Cold, nipping, as applied to the weather; Suffolk.--James Halliwell's Dictionary of Archaic and Provincial Words, 1855
Thames Frost Fair
On this date in 1716, English chief justice and attorney general Dudley Ryder added to his diary a brief sketch of one of the seventeen Tames "frost fairs" that were recorded between 1281 and 1814: "Went to see the Thames, which is froze over. I was extremely struck with ... the most wild and confused sight I ever saw. It looks as if there had been a violent storm and it had just froze the waves just as they were justling and beating against one another, and the billows and foam and white froth were grown stiff just as they were at the height of their hurry." An account by a Mr. Howe at a similar event in 1608 said, "From January 10th to 15th the ice became firm, and men, women, and children went boldly upon it; some shot at prickes [targets], others bowled and danced, and many set up booths standing upon the ice, as fruitsellers, victuallers that sold beere and wine, shoomakers, and a barber's tent."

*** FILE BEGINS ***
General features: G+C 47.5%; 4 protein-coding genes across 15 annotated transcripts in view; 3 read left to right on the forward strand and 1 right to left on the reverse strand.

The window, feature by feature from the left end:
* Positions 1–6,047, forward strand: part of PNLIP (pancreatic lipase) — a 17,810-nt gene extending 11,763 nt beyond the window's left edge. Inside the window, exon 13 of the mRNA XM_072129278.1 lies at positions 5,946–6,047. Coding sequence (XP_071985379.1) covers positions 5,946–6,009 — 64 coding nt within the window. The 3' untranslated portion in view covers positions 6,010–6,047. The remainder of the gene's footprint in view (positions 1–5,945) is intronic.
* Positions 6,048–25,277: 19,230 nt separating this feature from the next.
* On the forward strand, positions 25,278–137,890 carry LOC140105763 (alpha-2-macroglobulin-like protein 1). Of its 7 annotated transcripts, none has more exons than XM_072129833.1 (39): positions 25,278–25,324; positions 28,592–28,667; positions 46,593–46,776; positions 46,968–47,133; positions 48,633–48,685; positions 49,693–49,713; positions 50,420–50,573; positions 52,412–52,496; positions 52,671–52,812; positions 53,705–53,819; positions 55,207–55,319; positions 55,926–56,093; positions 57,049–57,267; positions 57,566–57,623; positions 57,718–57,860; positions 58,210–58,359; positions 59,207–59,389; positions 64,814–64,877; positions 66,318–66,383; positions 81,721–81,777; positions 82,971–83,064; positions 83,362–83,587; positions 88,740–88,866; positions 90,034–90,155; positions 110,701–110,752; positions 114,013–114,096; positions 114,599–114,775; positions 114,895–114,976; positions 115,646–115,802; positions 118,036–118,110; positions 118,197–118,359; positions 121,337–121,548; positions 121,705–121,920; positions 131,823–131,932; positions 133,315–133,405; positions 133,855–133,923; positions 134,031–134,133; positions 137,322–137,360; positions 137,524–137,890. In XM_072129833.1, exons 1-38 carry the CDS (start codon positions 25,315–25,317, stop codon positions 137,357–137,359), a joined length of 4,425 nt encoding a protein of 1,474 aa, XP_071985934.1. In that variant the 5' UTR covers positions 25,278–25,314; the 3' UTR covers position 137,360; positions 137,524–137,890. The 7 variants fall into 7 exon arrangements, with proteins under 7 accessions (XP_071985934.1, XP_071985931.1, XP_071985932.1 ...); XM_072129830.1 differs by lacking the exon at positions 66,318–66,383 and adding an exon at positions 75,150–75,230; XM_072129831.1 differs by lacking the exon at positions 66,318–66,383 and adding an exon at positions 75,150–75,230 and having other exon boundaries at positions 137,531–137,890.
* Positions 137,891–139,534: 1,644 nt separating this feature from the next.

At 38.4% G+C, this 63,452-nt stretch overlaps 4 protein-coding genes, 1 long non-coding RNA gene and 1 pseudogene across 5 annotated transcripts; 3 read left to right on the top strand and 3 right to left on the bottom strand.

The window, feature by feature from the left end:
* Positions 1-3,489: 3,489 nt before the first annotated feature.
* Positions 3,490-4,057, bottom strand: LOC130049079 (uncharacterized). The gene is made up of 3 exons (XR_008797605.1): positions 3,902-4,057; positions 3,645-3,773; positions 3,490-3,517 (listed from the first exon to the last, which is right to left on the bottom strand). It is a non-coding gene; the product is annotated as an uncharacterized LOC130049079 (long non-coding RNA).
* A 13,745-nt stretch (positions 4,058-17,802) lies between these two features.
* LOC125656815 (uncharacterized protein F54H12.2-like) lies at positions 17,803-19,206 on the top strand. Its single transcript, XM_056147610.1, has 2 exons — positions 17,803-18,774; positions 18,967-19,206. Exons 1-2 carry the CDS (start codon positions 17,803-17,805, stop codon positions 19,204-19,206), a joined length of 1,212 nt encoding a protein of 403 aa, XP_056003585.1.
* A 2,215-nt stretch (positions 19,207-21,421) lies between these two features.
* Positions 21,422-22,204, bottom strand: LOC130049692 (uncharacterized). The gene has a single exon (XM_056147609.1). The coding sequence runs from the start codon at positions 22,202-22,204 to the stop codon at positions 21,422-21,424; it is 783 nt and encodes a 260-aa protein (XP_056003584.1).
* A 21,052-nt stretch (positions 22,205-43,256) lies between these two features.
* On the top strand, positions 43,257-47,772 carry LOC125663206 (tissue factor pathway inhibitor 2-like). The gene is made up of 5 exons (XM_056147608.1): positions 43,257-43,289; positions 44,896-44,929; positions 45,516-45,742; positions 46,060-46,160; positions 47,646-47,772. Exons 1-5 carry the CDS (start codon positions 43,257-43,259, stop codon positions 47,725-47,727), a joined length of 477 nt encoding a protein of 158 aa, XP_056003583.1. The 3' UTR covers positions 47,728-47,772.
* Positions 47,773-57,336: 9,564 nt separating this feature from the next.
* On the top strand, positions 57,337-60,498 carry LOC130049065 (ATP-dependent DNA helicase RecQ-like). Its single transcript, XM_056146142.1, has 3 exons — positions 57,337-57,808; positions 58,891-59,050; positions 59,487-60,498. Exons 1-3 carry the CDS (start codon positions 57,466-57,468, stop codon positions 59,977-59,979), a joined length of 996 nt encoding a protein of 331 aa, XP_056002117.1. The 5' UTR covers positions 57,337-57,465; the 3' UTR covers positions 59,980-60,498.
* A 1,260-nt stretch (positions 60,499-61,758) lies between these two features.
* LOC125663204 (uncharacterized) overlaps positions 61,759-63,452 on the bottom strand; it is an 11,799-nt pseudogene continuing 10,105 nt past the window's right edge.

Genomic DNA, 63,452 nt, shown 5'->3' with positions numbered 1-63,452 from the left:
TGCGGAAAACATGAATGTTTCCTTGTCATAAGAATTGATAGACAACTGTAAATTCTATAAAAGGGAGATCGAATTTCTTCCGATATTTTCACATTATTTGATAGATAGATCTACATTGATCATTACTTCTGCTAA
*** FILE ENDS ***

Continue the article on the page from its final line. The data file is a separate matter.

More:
Is a "shoomaker" somebody who gets other people to leave for a fee? I could use one of those from time to time!